He added: “I have NOTHING against Roy Moore, and unlike many other Republican leaders, wanted him to win. But he didn’t, and probably won’t. If Alabama does not elect a Republican to the Senate in 2020, many of the incredible gains that we have made during my Presidency may be lost, including our Pro-Life victories. Roy Moore cannot win, and the consequences will be devastating….Judges and Supreme Court Justices!”
“Midterm voter turnout reached a modern high in 2018, and Generation Z, Millennials and Generation X accounted for a narrow majority of those voters,” according to a Pew Research Center analysis.
“The three younger generations – those ages 18 to 53 in 2018 – reported casting 62.2 million votes, compared with 60.1 million cast by Baby Boomers and older generations. It’s not the first time the younger generations outvoted their elders: The same pattern occurred in the 2016 presidential election.”
Rep. Greg Gianforte (R-MT) plans to run for governor in 2020, MTN News reports — “adding to a crowded Republican gubernatorial primary and creating an open race next year for Montana’s only congressional seat, and possibly other statewide offices.”
“Beto O’Rourke is proposing to remake the US immigration system and change how the federal government treats asylum seekers at the border, in a detailed plan released Wednesday,” BuzzFeed News reports.
“The immigration overhaul includes a mix of executive orders and legislation O’Rourke says he would push early as president, including plans for new community-sponsored immigration visas, looser border detention policies, and pathways to citizenship for immigrants already in the country.”
The Hill: O’Rourke immigration plan would create pathway to citizenship for 11 million people.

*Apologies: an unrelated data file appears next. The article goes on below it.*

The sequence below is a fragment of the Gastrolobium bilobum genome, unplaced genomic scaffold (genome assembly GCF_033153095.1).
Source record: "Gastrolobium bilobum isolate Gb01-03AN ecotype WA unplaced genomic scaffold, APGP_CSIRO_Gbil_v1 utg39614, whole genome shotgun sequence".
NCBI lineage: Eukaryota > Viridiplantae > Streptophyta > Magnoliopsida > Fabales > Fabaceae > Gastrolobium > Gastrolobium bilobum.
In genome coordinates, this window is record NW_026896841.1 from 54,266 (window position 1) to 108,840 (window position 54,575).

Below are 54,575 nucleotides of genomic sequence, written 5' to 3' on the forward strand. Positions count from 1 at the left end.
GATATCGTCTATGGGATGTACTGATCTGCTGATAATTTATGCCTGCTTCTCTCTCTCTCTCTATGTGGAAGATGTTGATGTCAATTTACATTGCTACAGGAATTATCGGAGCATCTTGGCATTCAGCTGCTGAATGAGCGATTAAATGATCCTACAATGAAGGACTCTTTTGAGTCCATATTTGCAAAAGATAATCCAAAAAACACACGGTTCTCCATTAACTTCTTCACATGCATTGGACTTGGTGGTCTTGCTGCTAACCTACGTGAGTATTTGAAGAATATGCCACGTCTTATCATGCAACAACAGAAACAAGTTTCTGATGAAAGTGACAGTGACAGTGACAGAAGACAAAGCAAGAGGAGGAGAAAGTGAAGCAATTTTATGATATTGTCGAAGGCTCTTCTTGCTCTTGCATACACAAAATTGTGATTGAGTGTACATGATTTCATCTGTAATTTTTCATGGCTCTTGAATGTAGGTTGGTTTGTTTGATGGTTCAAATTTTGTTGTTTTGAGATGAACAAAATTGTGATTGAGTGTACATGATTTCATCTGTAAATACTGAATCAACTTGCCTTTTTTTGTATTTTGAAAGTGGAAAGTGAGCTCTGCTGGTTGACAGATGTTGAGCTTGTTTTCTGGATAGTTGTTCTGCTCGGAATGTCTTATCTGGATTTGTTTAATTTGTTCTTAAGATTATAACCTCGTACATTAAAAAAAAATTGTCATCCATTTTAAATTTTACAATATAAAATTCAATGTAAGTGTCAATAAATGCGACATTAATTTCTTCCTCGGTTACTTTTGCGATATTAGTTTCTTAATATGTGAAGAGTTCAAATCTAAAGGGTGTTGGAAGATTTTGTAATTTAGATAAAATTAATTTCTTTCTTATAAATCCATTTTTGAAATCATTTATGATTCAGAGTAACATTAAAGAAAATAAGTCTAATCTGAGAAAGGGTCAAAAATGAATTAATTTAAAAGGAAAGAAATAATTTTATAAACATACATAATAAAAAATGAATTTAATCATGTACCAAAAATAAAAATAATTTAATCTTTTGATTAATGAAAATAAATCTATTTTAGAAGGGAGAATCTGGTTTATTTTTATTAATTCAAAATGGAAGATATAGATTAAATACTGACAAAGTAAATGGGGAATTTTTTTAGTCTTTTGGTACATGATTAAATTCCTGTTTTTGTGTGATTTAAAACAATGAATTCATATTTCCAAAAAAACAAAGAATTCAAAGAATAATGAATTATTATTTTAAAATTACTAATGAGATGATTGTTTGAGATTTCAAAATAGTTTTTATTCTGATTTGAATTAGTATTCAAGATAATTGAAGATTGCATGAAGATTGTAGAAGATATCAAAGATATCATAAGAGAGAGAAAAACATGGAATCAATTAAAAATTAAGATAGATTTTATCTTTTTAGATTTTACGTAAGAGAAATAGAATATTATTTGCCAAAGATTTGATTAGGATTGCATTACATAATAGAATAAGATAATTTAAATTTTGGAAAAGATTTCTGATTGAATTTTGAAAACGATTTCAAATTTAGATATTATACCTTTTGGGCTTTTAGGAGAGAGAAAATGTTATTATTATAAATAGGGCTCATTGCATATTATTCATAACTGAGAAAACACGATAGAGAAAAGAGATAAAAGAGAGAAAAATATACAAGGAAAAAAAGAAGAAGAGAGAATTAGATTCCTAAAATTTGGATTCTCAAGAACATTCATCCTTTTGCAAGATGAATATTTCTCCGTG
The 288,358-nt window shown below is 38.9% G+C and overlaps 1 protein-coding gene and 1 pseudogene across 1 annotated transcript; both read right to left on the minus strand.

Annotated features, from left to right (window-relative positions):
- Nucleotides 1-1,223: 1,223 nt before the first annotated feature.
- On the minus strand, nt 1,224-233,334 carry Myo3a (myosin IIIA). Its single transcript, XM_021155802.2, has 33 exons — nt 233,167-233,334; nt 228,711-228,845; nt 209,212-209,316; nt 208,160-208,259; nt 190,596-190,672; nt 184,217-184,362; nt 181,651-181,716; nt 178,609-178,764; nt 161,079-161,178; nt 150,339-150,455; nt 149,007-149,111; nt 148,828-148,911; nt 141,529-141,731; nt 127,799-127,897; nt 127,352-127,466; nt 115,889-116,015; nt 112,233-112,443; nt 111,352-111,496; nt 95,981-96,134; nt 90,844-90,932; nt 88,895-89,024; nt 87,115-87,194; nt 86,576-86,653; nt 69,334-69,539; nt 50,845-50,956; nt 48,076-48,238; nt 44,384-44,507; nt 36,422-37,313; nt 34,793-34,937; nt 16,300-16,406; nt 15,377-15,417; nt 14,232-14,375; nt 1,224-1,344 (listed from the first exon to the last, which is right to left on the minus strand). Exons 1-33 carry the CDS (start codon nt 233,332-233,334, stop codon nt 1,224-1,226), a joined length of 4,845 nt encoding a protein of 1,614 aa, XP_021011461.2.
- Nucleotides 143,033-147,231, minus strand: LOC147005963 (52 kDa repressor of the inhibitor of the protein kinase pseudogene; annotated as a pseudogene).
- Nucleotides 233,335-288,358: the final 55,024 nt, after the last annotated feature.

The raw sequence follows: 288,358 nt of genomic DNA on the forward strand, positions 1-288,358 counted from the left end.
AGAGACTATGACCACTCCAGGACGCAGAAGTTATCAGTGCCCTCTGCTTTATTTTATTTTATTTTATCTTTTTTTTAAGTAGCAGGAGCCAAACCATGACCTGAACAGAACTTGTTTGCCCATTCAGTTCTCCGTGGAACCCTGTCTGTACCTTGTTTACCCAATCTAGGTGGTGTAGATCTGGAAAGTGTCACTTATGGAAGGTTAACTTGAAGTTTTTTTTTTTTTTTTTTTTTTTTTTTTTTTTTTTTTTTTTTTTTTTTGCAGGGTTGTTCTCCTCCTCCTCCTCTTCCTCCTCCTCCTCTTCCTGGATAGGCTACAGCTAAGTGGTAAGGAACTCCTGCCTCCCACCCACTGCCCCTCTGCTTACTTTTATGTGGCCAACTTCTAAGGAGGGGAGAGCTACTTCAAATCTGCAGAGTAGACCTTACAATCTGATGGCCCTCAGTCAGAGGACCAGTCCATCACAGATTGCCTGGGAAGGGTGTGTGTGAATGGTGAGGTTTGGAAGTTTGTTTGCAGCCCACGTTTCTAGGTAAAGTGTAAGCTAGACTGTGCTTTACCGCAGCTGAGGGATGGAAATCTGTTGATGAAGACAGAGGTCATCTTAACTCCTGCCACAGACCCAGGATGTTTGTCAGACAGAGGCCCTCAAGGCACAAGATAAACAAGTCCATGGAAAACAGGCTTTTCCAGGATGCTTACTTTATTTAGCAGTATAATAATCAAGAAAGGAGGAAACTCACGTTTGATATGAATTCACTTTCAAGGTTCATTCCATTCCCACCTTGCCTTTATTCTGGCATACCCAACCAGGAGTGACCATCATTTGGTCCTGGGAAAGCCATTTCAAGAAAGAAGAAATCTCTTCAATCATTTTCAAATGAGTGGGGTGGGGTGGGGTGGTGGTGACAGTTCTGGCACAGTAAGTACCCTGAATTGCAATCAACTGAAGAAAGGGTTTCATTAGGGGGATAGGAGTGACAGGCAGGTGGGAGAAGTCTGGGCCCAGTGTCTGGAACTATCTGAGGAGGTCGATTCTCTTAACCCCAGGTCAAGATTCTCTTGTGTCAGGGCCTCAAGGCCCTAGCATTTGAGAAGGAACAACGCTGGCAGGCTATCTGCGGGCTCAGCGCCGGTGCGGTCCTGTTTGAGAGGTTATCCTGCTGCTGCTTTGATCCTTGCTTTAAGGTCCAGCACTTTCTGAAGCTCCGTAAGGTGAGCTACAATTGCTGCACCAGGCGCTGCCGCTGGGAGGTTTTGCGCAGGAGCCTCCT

“Trump campaign officials have been discussing a digital campaign to boost President Trump’s 2020 support among three key demographic groups: African Americans, Hispanics and suburban women,” two sources familiar with the plan tell Axios.
“These are the groups the president must make inroads with the most. Trump won in 2016 with less support from black and Hispanic voters than any president in at least 40 years, per Reuters. And in 2018, suburban women revolted against Republicans in the midterms, a shift that was widely seen as a direct rebuke of Trump.”
“Rep. Seth Moulton (D-MA), a Marine veteran who is running for president, will introduce a plan Tuesday evening to expand military mental health services and will disclose publicly that he sought treatment for post-traumatic stress disorder after his combat deployments during the Iraq War,” Politico reports.
Said Moulton: “I had some particular experiences or regrets from the war that I just thought about every day, and occasionally I’d have bad dreams or wake up in a cold sweat.”
Associated Press: “Three months into his second presidential campaign, Vermont Sen. Bernie Sanders is struggling with some of the same challenges that sank his last bid: doubts about his electability, worries about support from minority voters and an opponent with deep ties to the party establishment.”
The Hill: Democrats worry Sanders could play spoiler.
“ABC News, in partnership with Univision, will host the third Democratic presidential debate in September, the Democratic National Committee announced Wednesday, saying it was raising both the polling and fundraising bars for candidates to qualify,” Politico reports.
“The debate is set for Sept. 12 and could extend to a second night, Sept. 13, if enough candidates meet the threshold to participate.”
“But it will be more difficult for the nearly two dozen 2020 Democratic hopefuls to make the stage. Unlike the first and second rounds of debates, when candidates must cross either a donor or polling threshold to qualify, candidates will need to surpass both bars to make the stage for the third and fourth debates. For the September event, candidates will have to hit 2 percent in four qualifying polls, versus 1 percent in three polls for the first debates, and they will need 130,000 individual donors, up from 65,000.”
CBS News: DNC announces criteria for fall debates.
“President Trump, who has touted himself as an unmatched ally of military veterans, is facing pointed new attacks from Democratic presidential candidates who question his medical deferment from service in Vietnam — and, in turn, his patriotism and integrity,” the Washington Post reports.
“Leading the assault are two military veterans: Mayor Pete Buttigieg and Rep. Seth Moulton (D-MA). They have offered searing assessments of Trump, accusing the president of faking a disability and forcing another American of Trump’s generation to risk his life in the jungles of Southeast Asia.”